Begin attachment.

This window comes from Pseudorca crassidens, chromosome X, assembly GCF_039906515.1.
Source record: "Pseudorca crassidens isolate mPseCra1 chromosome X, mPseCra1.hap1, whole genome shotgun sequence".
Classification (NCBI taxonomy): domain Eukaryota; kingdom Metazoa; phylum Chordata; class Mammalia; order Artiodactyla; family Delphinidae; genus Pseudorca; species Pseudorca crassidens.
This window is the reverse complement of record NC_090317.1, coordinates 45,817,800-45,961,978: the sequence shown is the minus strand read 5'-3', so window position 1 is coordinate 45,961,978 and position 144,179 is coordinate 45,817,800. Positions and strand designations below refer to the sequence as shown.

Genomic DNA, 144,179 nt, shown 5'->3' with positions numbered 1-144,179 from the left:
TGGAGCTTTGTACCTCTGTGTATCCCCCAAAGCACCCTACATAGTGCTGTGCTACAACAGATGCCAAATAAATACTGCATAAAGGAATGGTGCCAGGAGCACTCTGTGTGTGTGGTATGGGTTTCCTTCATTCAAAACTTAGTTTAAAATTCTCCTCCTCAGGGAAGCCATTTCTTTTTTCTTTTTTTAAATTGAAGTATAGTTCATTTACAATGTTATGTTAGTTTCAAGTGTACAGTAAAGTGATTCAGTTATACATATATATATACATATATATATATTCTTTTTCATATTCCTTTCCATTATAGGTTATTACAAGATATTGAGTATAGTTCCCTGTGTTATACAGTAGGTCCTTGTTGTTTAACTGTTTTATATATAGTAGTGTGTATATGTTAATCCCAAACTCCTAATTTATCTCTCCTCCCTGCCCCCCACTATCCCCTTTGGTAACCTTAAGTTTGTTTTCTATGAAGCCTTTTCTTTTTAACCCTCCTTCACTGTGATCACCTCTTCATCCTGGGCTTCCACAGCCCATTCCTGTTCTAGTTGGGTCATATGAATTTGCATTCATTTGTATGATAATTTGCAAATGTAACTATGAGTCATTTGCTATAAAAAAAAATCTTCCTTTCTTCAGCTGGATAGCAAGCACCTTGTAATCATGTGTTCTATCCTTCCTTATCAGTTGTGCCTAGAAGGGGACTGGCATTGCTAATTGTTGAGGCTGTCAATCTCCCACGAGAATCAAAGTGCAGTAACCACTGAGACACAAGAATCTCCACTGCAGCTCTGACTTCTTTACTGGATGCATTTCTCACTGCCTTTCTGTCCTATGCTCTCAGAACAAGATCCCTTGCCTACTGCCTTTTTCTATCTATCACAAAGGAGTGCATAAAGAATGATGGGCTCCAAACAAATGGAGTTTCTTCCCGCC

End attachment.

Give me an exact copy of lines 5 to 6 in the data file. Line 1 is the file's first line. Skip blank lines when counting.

Genomic DNA, 144,179 nt, shown 5'->3' with positions numbered 1-144,179 from the left:
TGGAGCTTTGTACCTCTGTGTATCCCCCAAAGCACCCTACATAGTGCTGTGCTACAACAGATGCCAAATAAATACTGCATAAAGGAATGGTGCCAGGAGCACTCTGTGTGTGTGGTATGGGTTTCCTTCATTCAAAACTTAGTTTAAAATTCTCCTCCTCAGGGAAGCCATTTCTTTTTTCTTTTTTTAAATTGAAGTATAGTTCATTTACAATGTTATGTTAGTTTCAAGTGTACAGTAAAGTGATTCAGTTATACATATATATATACATATATATATATTCTTTTTCATATTCCTTTCCATTATAGGTTATTACAAGATATTGAGTATAGTTCCCTGTGTTATACAGTAGGTCCTTGTTGTTTAACTGTTTTATATATAGTAGTGTGTATATGTTAATCCCAAACTCCTAATTTATCTCTCCTCCCTGCCCCCCACTATCCCCTTTGGTAACCTTAAGTTTGTTTTCTATGAAGCCTTTTCTTTTTAACCCTCCTTCACTGTGATCACCTCTTCATCCTGGGCTTCCACAGCCCATTCCTGTTCTAGTTGGGTCATATGAATTTGCATTCATTTGTATGATAATTTGCAAATGTAACTATGAGTCATTTGCTATAAAAAAAAATCTTCCTTTCTTCAGCTGGATAGCAAGCACCTTGTAATCATGTGTTCTATCCTTCCTTATCAGTTGTGCCTAGAAGGGGACTGGCATTGCTAATTGTTGAGGCTGTCAATCTCCCACGAGAATCAAAGTGCAGTAACCACTGAGACACAAGAATCTCCACTGCAGCTCTGACTTCTTTACTGGATGCATTTCTCACTGCCTTTCTGTCCTATGCTCTCAGAACAAGATCCCTTGCCTACTGCCTTTTTCTATCTATCACAAAGGAGTGCATAAAGAATGATGGGCTCCAAACAAATGGAGTTTCTTCCCGCC